Public Trust has named Glenys Talivai as CEO, replacing incumbent, Bob Smith, who announced his retirement last year.
Talivai formally arrives at Public Trust this March from Tower Insurance where she has been head of customer acquisition, retention and claims since 2014.
Previously, she held senior management roles at the Medical Assurance Society and ANZ.
In a statement Public Trust chair, Ian Fitzgerald, says: “We’re excited to have Glenys joining the team. She brings experience, energy and a strong customer focus, making her the perfect candidate to deliver the next phase of our business strategy.”
Smith retires from Public Trust after serving five years as CEO.
Meanwhile, former ANZ Investments CIO, Graham Ansell, has joined the growing community of licensed independent trustees (LITs) vying for spots on restricted scheme boards.
Ansell earned his LIT stripes last month, bringing the total pool of independent trustees to 39 (including three corporate trustees).
Under the Financial Markets Conduct Act (FMC) rules all restricted scheme boards must include a LIT. The Disclose website lists some 85 workplace savings schemes and five KiwiSaver schemes that fall under the restricted mantle.
After a more than 20-year career with ANZ, the last five as CIO, Ansell resigned last March from the country’s biggest private funds management firm.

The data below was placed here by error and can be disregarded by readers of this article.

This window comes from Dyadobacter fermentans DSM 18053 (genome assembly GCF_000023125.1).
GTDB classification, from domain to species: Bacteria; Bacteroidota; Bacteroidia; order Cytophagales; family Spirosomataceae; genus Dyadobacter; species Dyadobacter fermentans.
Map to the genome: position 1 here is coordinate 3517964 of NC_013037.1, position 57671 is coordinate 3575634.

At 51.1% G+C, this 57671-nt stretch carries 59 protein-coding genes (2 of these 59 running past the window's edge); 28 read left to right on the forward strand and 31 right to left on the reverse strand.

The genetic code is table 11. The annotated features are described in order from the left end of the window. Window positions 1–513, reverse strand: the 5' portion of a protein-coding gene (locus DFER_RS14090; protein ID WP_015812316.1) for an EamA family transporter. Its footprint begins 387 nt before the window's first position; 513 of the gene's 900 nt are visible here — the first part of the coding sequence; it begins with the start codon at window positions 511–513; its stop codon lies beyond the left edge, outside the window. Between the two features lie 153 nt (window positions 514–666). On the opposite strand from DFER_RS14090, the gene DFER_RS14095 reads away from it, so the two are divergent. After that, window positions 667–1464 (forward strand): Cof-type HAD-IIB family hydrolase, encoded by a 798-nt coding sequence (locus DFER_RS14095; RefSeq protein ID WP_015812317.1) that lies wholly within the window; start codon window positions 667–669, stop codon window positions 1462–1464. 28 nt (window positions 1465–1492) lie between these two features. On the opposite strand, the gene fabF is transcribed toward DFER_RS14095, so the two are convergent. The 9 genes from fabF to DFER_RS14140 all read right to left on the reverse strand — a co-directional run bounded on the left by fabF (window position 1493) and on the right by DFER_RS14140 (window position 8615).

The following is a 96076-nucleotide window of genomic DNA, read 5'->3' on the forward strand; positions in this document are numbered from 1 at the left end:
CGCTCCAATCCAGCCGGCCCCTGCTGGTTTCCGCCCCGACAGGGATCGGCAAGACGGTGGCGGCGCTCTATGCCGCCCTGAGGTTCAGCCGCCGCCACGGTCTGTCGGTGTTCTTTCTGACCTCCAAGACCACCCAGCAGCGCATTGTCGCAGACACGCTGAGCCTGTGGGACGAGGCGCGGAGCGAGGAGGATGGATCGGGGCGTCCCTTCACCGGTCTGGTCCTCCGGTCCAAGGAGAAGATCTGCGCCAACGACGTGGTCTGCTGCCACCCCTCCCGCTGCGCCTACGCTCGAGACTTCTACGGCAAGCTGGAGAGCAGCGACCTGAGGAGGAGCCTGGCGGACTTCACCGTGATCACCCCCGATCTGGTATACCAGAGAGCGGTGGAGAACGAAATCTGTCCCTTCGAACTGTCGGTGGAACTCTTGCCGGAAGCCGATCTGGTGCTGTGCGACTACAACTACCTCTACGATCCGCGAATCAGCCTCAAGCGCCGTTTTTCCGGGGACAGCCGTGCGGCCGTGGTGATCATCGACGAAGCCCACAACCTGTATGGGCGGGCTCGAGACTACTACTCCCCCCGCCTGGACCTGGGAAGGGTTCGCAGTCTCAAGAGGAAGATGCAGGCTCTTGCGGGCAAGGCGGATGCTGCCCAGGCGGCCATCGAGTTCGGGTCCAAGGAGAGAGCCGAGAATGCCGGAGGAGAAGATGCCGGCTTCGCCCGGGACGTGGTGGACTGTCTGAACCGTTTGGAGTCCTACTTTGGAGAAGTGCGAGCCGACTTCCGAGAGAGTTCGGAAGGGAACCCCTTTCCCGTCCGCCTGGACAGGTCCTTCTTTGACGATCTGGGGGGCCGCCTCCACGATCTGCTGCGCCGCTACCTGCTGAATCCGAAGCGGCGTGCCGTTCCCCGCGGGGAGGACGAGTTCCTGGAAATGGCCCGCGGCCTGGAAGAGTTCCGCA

The ANZ investment business manages about $28 billion, of which about $13 billion comes by way of the bank’s three KiwiSaver schemes.
Following Ansell’s departure last year, ANZ appointed Paul Huxford as chief investment officer. The bank-owned funds business has also yet to announce a permanent head of Australian equities to replace the now Devon Funds Management CIO, Mark Brown.
Brown took up the Devon role last January after giving notice the previous August.
Meanwhile, the Financial Markets Authority (FMA) has approved Wellington-based financial advisory firm, Foxplan, as a qualifying financial entity (QFE). The FMA currently lists 56 QFEs, which are largely banks, insurance companies or other financial product suppliers. QFEs take on responsibility for sales staff and advisers (either in-house or external) who operate under their banners.
The QFE designation will be obsolete once the, almost-passed, Financial Services Legislation Amendment Bill (FSLAB) comes into force. Under FSLAB every advisory firm will have to be licensed as a Financial Advice Provider (FAP), potentially allowing all to operate as quasi-QFEs.
FSLAB is currently languishing at 20 on the parliamentary to-do list – awaiting house committee and third reading – but is slated to launch into transition phase during the fourth quarter of this year.